13 Stages of Change

Change involves very specific stages, all necessary to achieve congruency and acceptance by the underlying system. 

During the course of my life study of brains and change, I’ve unpacked the elements necessary before we take on new behaviors, or make decisions that will cause us to change in any way. Indeed, there are 13 stages of change, and they’re systemic. I’ll begin with my definition of a system and then explain the stages I’ve unpacked.


A system is a group of interrelated elements that all buy-in to the same rules – endemic rules that are often unspoken yet are the foundation of the culture and expected behaviors. Obviously working at Google will have a different system than working at IBM. A family in rural USA will have different rules than folks living in Paris.

We are all systems, both personally and in our work and family lives. A system is comprised of rules, beliefs/values, norms, history, culture, mental models that create and maintain the status quo, the identity. They dictate our choices of fashion, mates, professions, politics – even where we live and how we listen.

One of the features of systems is their need for consistency to maintain itself over time. This is called Systems Congruence. And this is the underlying factor in change. Everything we do must meet the unconscious rules of our system.


Recognizing the system as the foundation of who we are and our behaviors, I realized early on that making a change, doing anything different – even adopting new ideas – risks causing imbalance, incongruence, to a system which will fight to maintain its status quo (Homeostasis). How, then, do we do anything different and still maintain congruence?

After thinking about this for some time, I unpacked what goes on during a change process, a process where we end up with new choices, new behaviors, new outcomes. Where to move and which house to choose? Take a new job? End a fight with an old friend? So much of what we do involves us choosing one thing over another. I’ve broken down the steps so we can do this consciously and congruently. I’ll start with my foundational thinking:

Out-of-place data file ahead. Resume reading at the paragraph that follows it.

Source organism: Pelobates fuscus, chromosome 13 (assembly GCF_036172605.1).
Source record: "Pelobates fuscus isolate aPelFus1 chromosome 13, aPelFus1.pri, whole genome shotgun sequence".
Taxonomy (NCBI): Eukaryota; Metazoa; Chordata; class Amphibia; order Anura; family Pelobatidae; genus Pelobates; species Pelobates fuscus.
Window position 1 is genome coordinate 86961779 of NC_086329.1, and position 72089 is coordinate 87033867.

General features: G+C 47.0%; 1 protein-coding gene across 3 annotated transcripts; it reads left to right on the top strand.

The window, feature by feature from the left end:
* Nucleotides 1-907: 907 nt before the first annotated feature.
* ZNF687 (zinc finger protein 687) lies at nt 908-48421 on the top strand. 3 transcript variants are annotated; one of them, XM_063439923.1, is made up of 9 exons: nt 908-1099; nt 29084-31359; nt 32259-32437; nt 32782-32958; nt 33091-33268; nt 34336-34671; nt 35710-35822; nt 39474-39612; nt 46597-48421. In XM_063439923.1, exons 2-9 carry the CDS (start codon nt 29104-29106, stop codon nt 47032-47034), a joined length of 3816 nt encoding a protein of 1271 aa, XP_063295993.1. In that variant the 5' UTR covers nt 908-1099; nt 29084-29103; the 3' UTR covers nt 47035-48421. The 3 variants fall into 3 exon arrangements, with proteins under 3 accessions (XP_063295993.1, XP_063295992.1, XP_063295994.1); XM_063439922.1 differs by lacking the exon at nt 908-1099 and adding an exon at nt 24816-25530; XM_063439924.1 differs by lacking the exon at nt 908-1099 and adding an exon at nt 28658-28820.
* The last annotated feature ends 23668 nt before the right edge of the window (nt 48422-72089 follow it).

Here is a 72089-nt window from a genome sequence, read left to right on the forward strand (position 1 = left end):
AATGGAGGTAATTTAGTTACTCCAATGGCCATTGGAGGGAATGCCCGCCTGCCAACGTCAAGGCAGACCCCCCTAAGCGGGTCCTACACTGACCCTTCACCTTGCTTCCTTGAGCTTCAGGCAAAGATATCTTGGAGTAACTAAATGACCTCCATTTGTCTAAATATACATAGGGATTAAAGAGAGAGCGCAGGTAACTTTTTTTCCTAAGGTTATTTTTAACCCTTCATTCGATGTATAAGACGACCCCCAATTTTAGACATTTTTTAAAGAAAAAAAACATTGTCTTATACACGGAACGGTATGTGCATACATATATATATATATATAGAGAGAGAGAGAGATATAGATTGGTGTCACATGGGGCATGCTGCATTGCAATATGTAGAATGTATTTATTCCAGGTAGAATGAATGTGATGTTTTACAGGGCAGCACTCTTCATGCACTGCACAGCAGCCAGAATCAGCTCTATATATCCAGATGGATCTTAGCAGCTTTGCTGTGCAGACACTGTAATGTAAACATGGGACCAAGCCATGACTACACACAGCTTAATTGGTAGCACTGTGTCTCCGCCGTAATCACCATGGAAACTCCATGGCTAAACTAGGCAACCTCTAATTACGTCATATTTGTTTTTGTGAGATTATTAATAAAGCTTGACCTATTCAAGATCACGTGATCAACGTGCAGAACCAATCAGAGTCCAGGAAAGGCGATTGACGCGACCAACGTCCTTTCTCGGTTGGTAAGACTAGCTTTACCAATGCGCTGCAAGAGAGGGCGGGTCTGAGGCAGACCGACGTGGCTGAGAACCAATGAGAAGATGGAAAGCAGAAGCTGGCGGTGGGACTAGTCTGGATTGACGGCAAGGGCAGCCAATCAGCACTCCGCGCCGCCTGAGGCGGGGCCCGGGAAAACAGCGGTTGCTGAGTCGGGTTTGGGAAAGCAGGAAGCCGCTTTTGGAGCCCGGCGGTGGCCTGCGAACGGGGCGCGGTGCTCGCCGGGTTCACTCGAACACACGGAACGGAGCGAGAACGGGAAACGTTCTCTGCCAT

• Since systems must remain congruent (or we live with resistance, incongruence, confusion), we can’t maintain anything ‘new’ if it’s being rejected or denied. That means the new elements must match the ‘givens’ that the ‘new’ will replace. Obviously, it’s important to know the full fact patterns of the status quo to know what the new must match. I call this understanding the Present State:
    • What are the current ‘givens’ of the status quo in relation to the proposed change? What is in that same ‘space’ where the new would fit? What are the components that maintain it within the system?
      • All components of the Present State must be understood so the ‘givens’ are maintained and their underlying norms not compromised.
      • Shorthand: Where are we (i.e. What is the Present State?)
    • For a system to be willing to add/subtract an element in an area that’s already a normalized part of its functionality, there must be a recognized incongruence. If all is believed to be OK, and the system recognizes no incongruence, it will not seek change. Whether or not the system is functioning optimally is not in question: it’s dependent upon whether or not the system is congruent according to its own norms. (I.e. a man who has been 400 pounds for years is congruent since the system has already normalized the ‘givens’ that maintain the status quo.)